College's Urban Farm Recognized

Urban Farm 

 Riverside City College’s Urban Farm, a model for sustainable urban farming on the RCC campus, received honorable mention honors in the Exemplary Program Award by the California Community Colleges Board of Governors. The award recognizes outstanding California community college programs excelling in environmental stewardship. 

Rio Hondo College in Whittier received the Exemplary Program Award for its alternative fuels program, which includes hybrid, fuel cell, compressed natural gas, liquid natural gas, liquid petroleum gas and electric vehicle technologies. 

RCC was one of three colleges to receive honorable mention awards. Santa Barbara City College was recognized for its permaculture garden, which has changed the College’s public face by transforming manicured lawns into large portions of grounds covered with sustainable plants that help solve food insecurity among students. Food produced in the garden goes directly to the College food pantry. And, Sierra College received an honorable mention for its environmental studies and sustainability program. The program provides students with the opportunity to meet the requirements to transfer to four-year colleges in the environmental fields including environmental studies and environmental science.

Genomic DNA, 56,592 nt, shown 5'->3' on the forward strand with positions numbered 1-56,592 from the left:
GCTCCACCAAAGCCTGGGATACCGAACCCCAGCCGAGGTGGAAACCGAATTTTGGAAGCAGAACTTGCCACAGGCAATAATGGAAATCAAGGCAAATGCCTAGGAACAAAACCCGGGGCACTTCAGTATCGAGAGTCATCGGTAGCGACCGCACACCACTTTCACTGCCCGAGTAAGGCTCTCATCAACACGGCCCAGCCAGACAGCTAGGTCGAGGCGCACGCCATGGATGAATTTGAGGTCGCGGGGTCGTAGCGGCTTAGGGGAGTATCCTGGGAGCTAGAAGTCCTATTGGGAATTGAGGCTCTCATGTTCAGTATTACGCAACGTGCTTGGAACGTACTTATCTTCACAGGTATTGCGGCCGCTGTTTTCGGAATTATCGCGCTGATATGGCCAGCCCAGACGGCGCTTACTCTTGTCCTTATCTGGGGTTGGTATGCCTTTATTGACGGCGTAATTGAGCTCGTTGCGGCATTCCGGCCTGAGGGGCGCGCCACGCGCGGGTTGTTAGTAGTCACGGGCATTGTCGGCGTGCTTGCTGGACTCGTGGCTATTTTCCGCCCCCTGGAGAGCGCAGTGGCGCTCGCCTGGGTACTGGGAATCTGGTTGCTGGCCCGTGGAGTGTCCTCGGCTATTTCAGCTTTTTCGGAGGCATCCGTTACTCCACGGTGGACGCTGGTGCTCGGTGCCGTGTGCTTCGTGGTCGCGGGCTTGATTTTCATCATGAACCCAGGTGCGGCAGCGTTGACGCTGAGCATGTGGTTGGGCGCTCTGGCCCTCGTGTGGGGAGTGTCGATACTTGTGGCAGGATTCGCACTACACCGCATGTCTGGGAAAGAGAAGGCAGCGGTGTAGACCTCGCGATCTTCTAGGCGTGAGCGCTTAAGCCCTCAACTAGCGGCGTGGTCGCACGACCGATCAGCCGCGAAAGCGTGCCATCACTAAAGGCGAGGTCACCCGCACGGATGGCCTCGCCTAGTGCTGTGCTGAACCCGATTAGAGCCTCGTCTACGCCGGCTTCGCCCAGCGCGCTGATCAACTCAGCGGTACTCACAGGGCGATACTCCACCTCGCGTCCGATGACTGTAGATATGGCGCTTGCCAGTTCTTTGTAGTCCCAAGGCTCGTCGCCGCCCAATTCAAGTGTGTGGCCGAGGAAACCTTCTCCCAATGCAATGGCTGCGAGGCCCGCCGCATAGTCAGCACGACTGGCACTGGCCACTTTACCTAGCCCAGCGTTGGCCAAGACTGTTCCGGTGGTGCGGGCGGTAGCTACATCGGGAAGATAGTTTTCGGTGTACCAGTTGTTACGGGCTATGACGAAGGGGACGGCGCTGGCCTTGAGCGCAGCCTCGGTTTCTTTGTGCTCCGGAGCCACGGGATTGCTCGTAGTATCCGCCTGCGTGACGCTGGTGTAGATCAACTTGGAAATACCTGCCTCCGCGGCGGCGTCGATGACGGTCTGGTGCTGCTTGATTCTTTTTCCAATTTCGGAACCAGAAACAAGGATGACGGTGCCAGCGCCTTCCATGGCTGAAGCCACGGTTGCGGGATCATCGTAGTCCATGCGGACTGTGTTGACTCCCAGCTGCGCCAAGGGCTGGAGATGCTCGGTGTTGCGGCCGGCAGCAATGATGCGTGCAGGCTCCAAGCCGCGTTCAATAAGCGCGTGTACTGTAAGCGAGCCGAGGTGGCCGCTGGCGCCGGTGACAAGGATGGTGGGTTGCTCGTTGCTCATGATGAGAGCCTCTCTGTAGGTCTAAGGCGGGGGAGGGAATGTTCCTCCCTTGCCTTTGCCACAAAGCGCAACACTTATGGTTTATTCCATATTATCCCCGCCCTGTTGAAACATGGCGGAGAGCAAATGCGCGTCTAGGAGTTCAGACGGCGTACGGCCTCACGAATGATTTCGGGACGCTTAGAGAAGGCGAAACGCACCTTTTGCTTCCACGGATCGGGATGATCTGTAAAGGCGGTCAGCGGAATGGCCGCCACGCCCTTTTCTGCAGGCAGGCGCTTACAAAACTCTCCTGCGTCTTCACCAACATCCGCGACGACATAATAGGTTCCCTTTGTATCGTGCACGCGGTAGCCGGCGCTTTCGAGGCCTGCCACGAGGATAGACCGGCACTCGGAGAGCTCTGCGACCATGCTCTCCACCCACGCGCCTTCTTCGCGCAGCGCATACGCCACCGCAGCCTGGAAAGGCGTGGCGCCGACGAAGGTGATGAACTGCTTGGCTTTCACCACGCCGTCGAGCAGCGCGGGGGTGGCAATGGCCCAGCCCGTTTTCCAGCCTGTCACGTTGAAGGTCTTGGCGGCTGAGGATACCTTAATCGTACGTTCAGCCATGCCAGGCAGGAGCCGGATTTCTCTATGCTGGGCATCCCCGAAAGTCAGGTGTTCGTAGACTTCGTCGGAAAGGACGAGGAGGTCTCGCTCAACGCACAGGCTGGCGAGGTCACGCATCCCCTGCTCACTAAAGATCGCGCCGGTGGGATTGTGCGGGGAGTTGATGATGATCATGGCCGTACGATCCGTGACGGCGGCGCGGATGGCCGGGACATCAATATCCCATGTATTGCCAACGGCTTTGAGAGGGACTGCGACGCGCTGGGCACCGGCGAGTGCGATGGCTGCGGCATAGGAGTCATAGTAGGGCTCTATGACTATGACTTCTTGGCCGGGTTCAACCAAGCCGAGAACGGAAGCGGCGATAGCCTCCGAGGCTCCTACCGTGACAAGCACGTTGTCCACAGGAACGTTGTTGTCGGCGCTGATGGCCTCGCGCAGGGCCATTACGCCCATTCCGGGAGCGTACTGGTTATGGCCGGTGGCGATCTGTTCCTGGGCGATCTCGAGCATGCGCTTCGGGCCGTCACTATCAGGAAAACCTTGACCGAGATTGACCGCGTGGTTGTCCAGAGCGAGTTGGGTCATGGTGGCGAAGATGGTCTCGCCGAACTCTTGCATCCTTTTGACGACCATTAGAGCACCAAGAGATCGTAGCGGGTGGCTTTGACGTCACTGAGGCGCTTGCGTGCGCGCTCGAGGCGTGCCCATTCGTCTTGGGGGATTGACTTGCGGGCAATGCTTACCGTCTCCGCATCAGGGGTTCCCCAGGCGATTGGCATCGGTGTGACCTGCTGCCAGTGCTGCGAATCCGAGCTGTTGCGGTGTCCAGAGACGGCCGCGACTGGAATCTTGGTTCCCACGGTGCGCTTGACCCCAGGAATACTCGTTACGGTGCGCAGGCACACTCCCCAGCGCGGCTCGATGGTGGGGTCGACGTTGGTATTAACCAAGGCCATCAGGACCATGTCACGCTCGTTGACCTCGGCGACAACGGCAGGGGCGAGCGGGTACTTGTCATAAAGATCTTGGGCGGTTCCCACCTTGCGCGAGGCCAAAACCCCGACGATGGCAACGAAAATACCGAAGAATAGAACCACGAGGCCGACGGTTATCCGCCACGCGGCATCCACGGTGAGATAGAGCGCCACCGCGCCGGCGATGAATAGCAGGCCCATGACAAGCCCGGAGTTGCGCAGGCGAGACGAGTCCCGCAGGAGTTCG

The Exemplary Program Award was established by the Board of Governors in 1991 to recognize outstanding community college programs. As many as two California Community College programs may receive cash awards of $4,000 and up to four programs receive honorable mention plaques. This year’s theme for the Exemplary Program Award was Environmental Responsibility.

The Urban Garden at RCC has been a model for sustainable urban farming on the campus for a number of years. The Farm has attracted college faculty, staff and students, community members, K-12 feeder schools and local universities, particularly the University of California, Riverside, to help develop the Farm and showcase the potential of its approach to community agriculture.

The Farm’s production has increased from 101 pounds of produce per month, to 238 pounds. The produce is distributed to those who are in need. The mission of the Farm is to “make healthy, sustainable food available to the community through education and practice; strive to develop small footprint farm plots by utilizing local materials and considering the local climate and soil conditions; enable the education of RCC students by providing outdoor laboratory space; and support students and community members interested in sustainable gardening methods to contribute to an effective and accessible local food system.”​​​